Licence to Kill (1989) [Blu-ray]

Genre(s): Action / Adventure / Thriller
MGM || PG13 - 133 minutes - $34.98 || May 12, 2009
Reviewer: Brian Oliver || Posted On: 2009-06-09

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.:: F I L M ::.
The Film

.: F E A T U R E S :.

Special Features

.:: V I D E O ::.

.:: A U D I O ::.

B L U - R A Y

Blu-ray Exclusives

.:: O V E R A L L ::.
Director: John Glen
Writer(s): Ian Fleming (characters); Michael G. Wilson and Richard Maibaum (written by)
Cast: James Bond, Carey Lowell, Robert Davi

Theatrical Release Date: July 14, 1989

Supplemental Material:
  • 2 Feature Commentaries
  • 5 Featurettes
  • Deleted Scenes
  • Vignettes
  • Trailers

Technical Information:
  • Number of Discs: 1
  • Widescreen (2.35)
  • English (DTS-HD MA 5.1), English (Dolby Surround), Spanish (Dolby Digital 5.1), French (Dolby Digital 5.1)
  • Subtitles: English SDH, Spanish, Cantonese, Korean, Mandarin Chinese

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.::THE FILM::.

The mid to late 80s was a dark and cynical time. You had the release of Frank Miller’s “The Dark Knight Returns” graphic novel (1986), Tim Burton’s dark Batman feature film (1989) and even the great buddy-comedy Lethal Weapon (1987) had very dark undertones. And then there was Bond, James Bond. With 1987’s The Living Daylights, the character took a nearly 180 degree turn from the bumbling Roger Moore days casting Timothy Dalton as a darker Agent 007.

Licence to Kill was not only the first PG-13 James Bond (to be fair, the rating was still fairly new) but Bond turns from the stand-up comic that Roger Moore presented for the better of a decade to a lean, very mean, revenge machine. While Licence to Kill isn’t the greatest James Bond adventure, it was the step in the right direction moving away from numerous and lame one-liners and showcasing a James Bond that actually kicks some ass and one with a mean streak in him (he sets a man on fire!).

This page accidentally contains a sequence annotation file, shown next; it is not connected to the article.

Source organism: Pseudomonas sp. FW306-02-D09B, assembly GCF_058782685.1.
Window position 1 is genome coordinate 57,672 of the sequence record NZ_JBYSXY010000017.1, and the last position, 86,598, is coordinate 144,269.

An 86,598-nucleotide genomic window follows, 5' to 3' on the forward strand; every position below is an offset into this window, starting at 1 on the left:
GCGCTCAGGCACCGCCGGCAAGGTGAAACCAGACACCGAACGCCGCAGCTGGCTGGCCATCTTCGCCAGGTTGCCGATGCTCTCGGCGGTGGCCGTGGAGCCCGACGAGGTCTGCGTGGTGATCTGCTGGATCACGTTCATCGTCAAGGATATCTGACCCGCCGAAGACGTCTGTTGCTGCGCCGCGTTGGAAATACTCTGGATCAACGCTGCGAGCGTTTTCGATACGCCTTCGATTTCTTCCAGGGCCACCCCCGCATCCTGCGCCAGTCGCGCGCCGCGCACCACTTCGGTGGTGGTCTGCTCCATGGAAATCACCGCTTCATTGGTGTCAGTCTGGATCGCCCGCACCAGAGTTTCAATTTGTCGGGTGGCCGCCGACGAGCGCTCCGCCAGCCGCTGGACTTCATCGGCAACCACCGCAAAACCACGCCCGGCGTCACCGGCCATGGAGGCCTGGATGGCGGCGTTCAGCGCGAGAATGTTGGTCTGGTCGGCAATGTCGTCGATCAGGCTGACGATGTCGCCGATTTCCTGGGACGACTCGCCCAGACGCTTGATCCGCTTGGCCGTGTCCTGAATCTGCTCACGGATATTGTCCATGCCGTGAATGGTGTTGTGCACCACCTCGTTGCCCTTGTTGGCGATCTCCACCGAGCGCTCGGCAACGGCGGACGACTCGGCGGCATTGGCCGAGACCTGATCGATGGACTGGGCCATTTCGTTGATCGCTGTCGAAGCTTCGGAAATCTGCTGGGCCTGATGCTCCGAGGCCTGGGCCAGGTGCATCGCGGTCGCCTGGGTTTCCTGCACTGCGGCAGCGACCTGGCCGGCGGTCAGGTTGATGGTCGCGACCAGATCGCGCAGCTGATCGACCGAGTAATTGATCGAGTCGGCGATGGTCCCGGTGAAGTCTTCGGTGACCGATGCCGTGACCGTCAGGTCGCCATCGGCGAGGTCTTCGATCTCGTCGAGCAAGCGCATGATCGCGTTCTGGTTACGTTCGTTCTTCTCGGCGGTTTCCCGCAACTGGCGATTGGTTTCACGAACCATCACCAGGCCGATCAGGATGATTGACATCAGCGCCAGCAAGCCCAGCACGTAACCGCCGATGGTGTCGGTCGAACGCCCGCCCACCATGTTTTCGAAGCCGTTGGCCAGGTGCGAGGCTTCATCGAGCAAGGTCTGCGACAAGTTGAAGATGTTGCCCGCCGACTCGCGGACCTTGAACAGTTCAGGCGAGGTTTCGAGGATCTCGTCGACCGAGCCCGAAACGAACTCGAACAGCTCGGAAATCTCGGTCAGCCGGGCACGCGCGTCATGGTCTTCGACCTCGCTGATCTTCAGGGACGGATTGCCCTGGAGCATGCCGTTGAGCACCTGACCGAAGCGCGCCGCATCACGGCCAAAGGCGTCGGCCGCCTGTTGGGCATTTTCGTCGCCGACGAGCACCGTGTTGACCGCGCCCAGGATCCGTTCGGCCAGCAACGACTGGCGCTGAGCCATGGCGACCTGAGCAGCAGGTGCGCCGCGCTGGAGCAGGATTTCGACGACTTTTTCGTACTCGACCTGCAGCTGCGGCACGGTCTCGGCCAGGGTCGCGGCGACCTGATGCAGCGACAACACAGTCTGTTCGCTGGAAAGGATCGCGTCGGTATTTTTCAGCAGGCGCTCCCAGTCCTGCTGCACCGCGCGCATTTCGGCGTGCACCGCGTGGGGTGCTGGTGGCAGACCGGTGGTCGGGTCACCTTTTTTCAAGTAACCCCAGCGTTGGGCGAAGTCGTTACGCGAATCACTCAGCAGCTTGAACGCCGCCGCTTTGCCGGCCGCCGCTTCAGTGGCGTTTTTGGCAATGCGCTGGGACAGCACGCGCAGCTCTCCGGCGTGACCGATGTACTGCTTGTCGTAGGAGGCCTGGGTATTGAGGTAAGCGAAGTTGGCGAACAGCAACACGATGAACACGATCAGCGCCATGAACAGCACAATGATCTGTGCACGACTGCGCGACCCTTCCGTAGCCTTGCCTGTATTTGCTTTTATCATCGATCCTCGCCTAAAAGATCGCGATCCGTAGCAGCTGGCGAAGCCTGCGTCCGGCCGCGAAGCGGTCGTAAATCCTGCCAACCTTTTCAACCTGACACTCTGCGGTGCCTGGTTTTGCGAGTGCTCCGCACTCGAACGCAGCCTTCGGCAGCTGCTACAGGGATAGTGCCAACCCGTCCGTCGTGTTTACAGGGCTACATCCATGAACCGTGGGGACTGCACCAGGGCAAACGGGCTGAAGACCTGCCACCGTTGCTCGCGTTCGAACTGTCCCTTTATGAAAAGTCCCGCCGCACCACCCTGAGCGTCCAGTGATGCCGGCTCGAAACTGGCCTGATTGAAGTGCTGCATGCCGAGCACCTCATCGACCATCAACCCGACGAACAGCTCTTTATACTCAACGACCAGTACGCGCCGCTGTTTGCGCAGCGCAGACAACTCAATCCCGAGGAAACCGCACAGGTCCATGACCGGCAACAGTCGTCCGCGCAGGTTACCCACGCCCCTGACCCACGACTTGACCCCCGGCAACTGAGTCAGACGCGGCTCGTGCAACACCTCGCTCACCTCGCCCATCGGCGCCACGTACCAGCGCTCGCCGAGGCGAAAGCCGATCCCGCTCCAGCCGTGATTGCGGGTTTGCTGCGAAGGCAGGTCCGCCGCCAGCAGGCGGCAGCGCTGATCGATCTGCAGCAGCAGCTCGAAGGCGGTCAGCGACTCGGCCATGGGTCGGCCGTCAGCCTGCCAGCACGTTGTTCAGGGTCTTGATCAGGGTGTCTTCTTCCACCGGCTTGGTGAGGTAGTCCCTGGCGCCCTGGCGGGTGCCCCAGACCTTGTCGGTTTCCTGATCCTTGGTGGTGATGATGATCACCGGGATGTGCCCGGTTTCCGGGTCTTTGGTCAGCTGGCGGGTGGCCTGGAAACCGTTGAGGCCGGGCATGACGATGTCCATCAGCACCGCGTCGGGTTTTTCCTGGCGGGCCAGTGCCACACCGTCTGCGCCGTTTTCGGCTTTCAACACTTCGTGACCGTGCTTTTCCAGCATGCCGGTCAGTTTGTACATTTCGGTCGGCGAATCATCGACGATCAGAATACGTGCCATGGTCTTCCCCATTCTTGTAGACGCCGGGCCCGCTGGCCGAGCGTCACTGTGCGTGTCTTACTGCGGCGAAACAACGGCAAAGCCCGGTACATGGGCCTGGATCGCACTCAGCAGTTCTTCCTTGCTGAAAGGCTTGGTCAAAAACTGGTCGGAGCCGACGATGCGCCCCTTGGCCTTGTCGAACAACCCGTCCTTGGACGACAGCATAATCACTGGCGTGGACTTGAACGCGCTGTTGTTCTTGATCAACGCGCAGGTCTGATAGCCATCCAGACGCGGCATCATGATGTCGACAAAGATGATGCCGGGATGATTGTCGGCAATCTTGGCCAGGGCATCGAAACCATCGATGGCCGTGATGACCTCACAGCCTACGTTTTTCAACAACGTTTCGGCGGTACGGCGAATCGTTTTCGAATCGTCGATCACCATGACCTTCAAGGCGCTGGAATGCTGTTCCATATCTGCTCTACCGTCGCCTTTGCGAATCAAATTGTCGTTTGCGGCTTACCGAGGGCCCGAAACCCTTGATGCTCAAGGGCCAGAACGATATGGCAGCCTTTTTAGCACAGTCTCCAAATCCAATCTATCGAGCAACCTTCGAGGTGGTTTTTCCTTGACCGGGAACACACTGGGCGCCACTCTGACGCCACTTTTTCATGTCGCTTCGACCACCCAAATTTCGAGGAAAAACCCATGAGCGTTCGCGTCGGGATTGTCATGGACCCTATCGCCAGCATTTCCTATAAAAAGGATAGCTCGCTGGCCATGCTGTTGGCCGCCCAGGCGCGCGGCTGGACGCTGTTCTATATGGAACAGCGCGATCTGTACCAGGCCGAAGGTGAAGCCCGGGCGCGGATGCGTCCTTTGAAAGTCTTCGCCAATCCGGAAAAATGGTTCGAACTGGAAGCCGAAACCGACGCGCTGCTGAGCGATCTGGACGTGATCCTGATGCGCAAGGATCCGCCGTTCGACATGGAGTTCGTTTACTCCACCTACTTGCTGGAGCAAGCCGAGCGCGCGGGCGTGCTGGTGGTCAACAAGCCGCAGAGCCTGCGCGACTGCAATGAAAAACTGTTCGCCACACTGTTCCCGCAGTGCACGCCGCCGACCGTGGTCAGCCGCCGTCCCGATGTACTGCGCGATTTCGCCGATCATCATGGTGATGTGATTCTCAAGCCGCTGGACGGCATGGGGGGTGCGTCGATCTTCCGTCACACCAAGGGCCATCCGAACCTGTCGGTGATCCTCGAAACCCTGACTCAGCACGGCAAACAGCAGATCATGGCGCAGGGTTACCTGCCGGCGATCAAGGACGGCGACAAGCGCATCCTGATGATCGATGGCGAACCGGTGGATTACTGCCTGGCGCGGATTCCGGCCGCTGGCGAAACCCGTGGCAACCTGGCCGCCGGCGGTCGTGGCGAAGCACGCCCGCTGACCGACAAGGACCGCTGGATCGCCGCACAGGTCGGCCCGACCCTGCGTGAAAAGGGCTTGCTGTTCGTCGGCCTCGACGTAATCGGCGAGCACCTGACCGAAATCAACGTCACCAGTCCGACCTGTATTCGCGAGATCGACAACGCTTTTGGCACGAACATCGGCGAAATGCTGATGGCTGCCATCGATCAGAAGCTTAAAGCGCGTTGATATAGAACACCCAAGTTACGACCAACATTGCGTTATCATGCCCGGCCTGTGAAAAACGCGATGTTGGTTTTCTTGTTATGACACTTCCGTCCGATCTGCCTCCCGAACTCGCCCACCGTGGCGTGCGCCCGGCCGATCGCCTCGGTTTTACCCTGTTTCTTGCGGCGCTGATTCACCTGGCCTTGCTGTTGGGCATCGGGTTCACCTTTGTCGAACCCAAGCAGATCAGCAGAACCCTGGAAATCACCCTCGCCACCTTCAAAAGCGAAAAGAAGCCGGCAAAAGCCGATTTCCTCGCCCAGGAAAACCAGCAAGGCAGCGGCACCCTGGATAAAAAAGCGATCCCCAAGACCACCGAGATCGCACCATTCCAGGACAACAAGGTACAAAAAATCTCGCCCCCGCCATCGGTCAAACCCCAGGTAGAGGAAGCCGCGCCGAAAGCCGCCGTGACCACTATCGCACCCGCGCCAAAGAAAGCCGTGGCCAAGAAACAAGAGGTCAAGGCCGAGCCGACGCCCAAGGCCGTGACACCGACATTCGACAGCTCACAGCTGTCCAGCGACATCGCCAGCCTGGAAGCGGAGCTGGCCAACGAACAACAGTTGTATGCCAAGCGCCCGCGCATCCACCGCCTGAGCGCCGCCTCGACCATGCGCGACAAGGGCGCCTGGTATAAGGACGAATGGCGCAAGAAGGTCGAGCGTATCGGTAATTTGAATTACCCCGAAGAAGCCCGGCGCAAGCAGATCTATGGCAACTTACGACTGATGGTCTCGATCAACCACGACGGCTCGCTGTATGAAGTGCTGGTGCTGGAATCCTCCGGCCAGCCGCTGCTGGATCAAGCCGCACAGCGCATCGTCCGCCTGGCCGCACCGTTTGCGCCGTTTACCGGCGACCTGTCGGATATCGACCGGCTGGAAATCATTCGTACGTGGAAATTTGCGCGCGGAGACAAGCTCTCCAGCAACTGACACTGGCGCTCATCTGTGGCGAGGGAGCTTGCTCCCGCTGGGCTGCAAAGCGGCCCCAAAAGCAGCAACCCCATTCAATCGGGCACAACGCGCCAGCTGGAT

However, even during a cynical time, this James Bond was too dark for some audiences and with diminishing returns at the box office (LTK made $156m worldwide where it took a tumble in the States with only $34.7m), producers felt the need to take the series into a lighter direction with the casting of Pierce Brosnan in GoldenEye six years later.

In any case, Licence to Kill finds James Bond 007 (Timothy Dalton) going on a revenge spree after good friend Felix Leiter (David Hedison) is severely injured by drug lord Franz Sanchez (Robert Davi). Bond travels to South America to hunt Sanchez but beforehand allies with a CIA operative named Pam Bouvier (Carey Lowell) who has knowledge of Sanchez and his organization. Together, and with the help of good old Q (Desmond Llewelyn), take on the drug underworld.

I actually enjoyed the movie for its darker tone and even though it’s not a homerun of a film, it has an equal amount of fun and adventure with a good, if not slightly rushed, story and a bad guy in Robert Davi who, while not that memorable compared to others throughout the franchise’s history, is still an effective foe for this new world Bond.